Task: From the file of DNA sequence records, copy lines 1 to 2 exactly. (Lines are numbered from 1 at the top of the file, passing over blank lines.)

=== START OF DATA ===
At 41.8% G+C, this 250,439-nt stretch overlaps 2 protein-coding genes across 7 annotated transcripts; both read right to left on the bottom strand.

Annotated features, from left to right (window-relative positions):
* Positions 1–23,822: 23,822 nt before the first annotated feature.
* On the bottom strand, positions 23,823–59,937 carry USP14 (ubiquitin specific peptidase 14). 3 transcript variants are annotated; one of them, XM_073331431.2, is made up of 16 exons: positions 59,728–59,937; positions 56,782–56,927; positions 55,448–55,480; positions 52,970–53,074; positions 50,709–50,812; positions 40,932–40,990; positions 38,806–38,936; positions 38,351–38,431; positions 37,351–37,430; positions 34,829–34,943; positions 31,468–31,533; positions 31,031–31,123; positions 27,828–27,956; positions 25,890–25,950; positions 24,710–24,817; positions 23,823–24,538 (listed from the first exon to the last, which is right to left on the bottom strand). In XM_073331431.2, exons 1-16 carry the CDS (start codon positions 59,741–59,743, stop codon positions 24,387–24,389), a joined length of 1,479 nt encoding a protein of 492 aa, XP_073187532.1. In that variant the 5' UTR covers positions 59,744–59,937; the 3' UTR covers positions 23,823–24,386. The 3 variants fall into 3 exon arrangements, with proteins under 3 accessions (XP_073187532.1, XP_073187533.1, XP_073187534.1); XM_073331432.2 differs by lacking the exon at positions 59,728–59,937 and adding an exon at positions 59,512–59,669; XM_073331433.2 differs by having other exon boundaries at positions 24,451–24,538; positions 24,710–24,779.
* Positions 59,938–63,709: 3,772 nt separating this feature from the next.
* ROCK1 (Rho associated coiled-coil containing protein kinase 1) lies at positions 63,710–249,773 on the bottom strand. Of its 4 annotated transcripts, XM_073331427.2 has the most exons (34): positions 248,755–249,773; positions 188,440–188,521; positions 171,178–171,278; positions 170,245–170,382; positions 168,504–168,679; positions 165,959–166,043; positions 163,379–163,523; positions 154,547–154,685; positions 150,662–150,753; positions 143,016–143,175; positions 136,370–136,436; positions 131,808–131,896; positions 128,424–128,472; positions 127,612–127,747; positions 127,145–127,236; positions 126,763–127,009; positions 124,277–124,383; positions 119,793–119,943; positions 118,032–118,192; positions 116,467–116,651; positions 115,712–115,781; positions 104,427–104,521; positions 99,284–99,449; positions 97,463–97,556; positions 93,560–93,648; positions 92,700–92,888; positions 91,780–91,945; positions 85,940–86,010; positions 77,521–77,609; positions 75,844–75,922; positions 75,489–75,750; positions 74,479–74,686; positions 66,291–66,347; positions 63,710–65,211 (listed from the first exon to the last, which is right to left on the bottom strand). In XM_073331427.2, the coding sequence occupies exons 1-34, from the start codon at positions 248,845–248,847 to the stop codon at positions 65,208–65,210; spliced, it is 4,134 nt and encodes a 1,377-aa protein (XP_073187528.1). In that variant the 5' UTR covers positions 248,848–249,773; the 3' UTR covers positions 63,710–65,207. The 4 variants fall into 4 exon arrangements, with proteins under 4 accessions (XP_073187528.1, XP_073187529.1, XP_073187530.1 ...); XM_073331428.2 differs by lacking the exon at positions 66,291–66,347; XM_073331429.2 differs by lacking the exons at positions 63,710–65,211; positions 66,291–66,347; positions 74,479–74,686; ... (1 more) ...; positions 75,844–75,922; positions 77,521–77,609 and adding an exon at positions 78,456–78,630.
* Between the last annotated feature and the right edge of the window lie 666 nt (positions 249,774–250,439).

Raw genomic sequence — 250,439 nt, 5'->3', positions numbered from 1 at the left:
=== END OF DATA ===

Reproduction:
At 41.8% G+C, this 250,439-nt stretch overlaps 2 protein-coding genes across 7 annotated transcripts; both read right to left on the bottom strand.

Annotated features, from left to right (window-relative positions):